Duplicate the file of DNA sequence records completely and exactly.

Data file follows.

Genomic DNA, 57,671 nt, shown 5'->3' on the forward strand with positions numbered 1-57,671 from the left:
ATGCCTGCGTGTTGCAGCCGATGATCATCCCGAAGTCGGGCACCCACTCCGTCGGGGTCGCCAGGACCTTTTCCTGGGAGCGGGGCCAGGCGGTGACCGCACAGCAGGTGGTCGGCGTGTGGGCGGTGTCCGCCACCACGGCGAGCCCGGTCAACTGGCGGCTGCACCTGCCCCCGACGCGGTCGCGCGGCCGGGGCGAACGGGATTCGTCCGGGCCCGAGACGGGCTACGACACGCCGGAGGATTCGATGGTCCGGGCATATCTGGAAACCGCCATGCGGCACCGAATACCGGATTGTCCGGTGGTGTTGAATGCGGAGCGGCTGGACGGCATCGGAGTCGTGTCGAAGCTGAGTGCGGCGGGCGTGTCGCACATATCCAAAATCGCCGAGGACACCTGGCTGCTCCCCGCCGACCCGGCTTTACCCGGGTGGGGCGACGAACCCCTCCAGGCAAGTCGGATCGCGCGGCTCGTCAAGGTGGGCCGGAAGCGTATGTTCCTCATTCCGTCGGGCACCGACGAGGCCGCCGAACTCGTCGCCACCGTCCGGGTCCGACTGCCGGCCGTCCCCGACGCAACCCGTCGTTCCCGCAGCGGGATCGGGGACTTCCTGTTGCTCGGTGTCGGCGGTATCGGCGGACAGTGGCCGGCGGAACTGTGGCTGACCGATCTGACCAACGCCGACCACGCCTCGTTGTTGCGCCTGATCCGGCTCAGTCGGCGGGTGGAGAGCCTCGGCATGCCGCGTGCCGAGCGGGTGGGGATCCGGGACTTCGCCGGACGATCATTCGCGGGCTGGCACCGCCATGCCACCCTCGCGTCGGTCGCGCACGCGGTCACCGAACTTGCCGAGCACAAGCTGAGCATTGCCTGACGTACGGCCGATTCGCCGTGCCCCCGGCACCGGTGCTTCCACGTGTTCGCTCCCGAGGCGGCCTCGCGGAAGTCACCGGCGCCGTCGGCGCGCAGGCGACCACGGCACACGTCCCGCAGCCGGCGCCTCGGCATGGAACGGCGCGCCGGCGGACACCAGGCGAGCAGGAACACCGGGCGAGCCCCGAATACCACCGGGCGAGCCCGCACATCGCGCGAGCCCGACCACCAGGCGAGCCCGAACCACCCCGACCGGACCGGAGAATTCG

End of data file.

Genomic DNA, 57,671 nt, shown 5'->3' on the forward strand with positions numbered 1-57,671 from the left:
ATGCCTGCGTGTTGCAGCCGATGATCATCCCGAAGTCGGGCACCCACTCCGTCGGGGTCGCCAGGACCTTTTCCTGGGAGCGGGGCCAGGCGGTGACCGCACAGCAGGTGGTCGGCGTGTGGGCGGTGTCCGCCACCACGGCGAGCCCGGTCAACTGGCGGCTGCACCTGCCCCCGACGCGGTCGCGCGGCCGGGGCGAACGGGATTCGTCCGGGCCCGAGACGGGCTACGACACGCCGGAGGATTCGATGGTCCGGGCATATCTGGAAACCGCCATGCGGCACCGAATACCGGATTGTCCGGTGGTGTTGAATGCGGAGCGGCTGGACGGCATCGGAGTCGTGTCGAAGCTGAGTGCGGCGGGCGTGTCGCACATATCCAAAATCGCCGAGGACACCTGGCTGCTCCCCGCCGACCCGGCTTTACCCGGGTGGGGCGACGAACCCCTCCAGGCAAGTCGGATCGCGCGGCTCGTCAAGGTGGGCCGGAAGCGTATGTTCCTCATTCCGTCGGGCACCGACGAGGCCGCCGAACTCGTCGCCACCGTCCGGGTCCGACTGCCGGCCGTCCCCGACGCAACCCGTCGTTCCCGCAGCGGGATCGGGGACTTCCTGTTGCTCGGTGTCGGCGGTATCGGCGGACAGTGGCCGGCGGAACTGTGGCTGACCGATCTGACCAACGCCGACCACGCCTCGTTGTTGCGCCTGATCCGGCTCAGTCGGCGGGTGGAGAGCCTCGGCATGCCGCGTGCCGAGCGGGTGGGGATCCGGGACTTCGCCGGACGATCATTCGCGGGCTGGCACCGCCATGCCACCCTCGCGTCGGTCGCGCACGCGGTCACCGAACTTGCCGAGCACAAGCTGAGCATTGCCTGACGTACGGCCGATTCGCCGTGCCCCCGGCACCGGTGCTTCCACGTGTTCGCTCCCGAGGCGGCCTCGCGGAAGTCACCGGCGCCGTCGGCGCGCAGGCGACCACGGCACACGTCCCGCAGCCGGCGCCTCGGCATGGAACGGCGCGCCGGCGGACACCAGGCGAGCAGGAACACCGGGCGAGCCCCGAATACCACCGGGCGAGCCCGCACATCGCGCGAGCCCGACCACCAGGCGAGCCCGAACCACCCCGACCGGACCGGAGAATTCG